If you choose to recreate in the mountains, remember your actions may impact others. Please enjoy the backcountry safely, and keep our communities, medical and emergency services professionals, and fellow backcountry users in mind when you consider your terrain choices.

Recent Observations

  • In the last 24 hours, temperatures at treeline have ranged from 14 to 35 deg F.
  • We've received no new snow
  • Wind average 10 mi/hr with gusts to 25 mi/hr at 8,000 feet, west/northwest
  • Minor roller balls and surface sloughing on protected, sunny east and south aspects below and near treeline
  • Grey Rocks (Sacramento drainage) snow survey course yielded average height of snow of 57" with 21.5" SWE (snow/water equivalent)
  • Snow surfaces are smooth and firm. Solar aspects softened early afternoon
  • Most lakes are still frozen. Tree wells are showing. Small streams are running and exposed.

Weather and Current Conditions

Weather Summary

A winter storm warning is in effect until 5PM PDT Sunday. We're off to a slow start, but this morning we are staring down the barrel of a stormy weekend expected to bring just over 2 inches of precipitation to the area. Southerly flow may provide for periods of heavy precipitation. While snow levels are expected to sit just above 4,000 feet, we could see snow to town. Being it's April, impacts at lower elevations will be minimal. On the mountain however, it's going to be wintry. Strong southerly wind will combine with ample snowfall and we could see 1-2 feet of new snow by next week. Dry conditions will return through the end of next week.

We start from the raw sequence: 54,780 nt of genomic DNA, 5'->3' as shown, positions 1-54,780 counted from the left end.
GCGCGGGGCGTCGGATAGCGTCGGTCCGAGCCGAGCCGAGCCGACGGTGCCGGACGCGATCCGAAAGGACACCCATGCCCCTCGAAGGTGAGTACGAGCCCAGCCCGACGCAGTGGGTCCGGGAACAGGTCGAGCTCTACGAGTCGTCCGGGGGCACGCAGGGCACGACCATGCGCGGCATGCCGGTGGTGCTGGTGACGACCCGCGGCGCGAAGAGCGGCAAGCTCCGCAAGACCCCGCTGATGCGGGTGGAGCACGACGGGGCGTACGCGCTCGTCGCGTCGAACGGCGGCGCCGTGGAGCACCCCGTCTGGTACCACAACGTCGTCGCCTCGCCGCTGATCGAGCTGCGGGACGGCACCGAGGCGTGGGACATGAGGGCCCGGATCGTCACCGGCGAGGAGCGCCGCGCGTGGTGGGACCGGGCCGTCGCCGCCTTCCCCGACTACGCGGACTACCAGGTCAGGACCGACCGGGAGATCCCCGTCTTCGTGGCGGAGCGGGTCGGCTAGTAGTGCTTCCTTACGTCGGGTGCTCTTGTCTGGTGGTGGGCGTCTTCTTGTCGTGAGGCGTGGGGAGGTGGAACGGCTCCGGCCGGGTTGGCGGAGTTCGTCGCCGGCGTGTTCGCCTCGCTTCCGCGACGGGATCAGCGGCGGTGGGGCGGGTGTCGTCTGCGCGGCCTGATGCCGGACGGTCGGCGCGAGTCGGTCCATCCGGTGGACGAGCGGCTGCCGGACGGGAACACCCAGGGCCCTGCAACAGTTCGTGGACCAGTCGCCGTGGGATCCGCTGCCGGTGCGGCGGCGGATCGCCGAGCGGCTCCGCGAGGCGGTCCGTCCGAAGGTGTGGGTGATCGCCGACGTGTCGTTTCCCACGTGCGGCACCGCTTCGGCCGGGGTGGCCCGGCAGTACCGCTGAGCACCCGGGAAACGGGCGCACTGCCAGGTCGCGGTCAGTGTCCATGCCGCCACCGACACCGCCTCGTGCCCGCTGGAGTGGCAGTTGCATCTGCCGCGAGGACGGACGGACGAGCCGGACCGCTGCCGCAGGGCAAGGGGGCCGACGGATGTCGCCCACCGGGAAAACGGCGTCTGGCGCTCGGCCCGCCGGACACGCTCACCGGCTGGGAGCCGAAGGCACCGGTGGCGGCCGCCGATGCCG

24 Hour Weather Station Data @ 4:00 AM

Weather Station Temp (°F) Wind (mi/hr) Snow (in) Comments
Cur Min Max Avg Avg Max Gust Dir Depth New Water Equivalent Settlement
Mt. Shasta City (3540 ft) 33 29 55 40 3 N
Sand Flat (6750 ft) 26 14 37 28 48 0 0 1
Ski Bowl (7600 ft) 24 14 35 26 80.8 0 0 .3
Gray Butte (8000 ft) 22 15.5 34 25 10 25 WNW
Castle Lake (5870 ft) 29 21 42 32 39.3 0 .5
Mount Eddy (6509 ft) 27.5 18 35 27.5 2 10 WSW 57.8 0.2 .6
Ash Creek Bowl (7250 ft) down
Ash Creek Ridge (7895 ft) down

Two Day Mountain Weather Forecast

Produced in partnership with the Medford NWS

For 7000 ft to 9000 ft
  Saturday
(5 a.m to 11 p.m.)
Saturday Night
(11 p.m. to 5 a.m.)
Sunday
(5 a.m to 11 p.m.)
Weather Snow. Slight chance of thunderstorms this afternoon with small hail. Snow level near 4,100 feet. Snow. Snow level near 4,500 feet. Snow. Breezy. Scattered thunderstorms possible. Snow level near 4,400 feet.
Temperature (°F) 29 27 29
Wind (mi/hr) South 10-15 South 10-15 South 10-15
Precipitation SWE / Snowfall (in) 0.47 / 3-6 0.55 / 3-7 0.70 / 4-10
For 9000 ft to 11000 ft
  Saturday Saturday Night Sunday
Weather Snow. Some thunder is also possible. Windy. Snow. Windy. Snow. Some thunder also possible. Windy.
Temperature (°F) 18 13 14
Wind (mi/hr) Southwest 20-30 Southwest 30-40 South 30-40
Precipitation SWE / Snowfall (in) 0.47 / 5-9 0.55 / 7-11 0.70 / 9-13

Season Precipitation for Mount Shasta City

Period Measured (in) Normal (in) Percent of Normal (%)
From Oct 1, 2020 (the wet season) 15.17 35.81 42
Month to Date (since Oct 1, 2020) 0.00 0.35 0
Year to Date (since Jan 1, 2020) 6.24 20.60 30

Disclaimer

This forecast does not apply to Ski Areas or Highways and is for the Mt. Shasta, Castle Lake and Mt. Eddy backcountry. Use this information for guidance only. You may find different conditions in the backcountry and should travel accordingly. This forecast expires 24 hours after the posted time unless otherwise noted.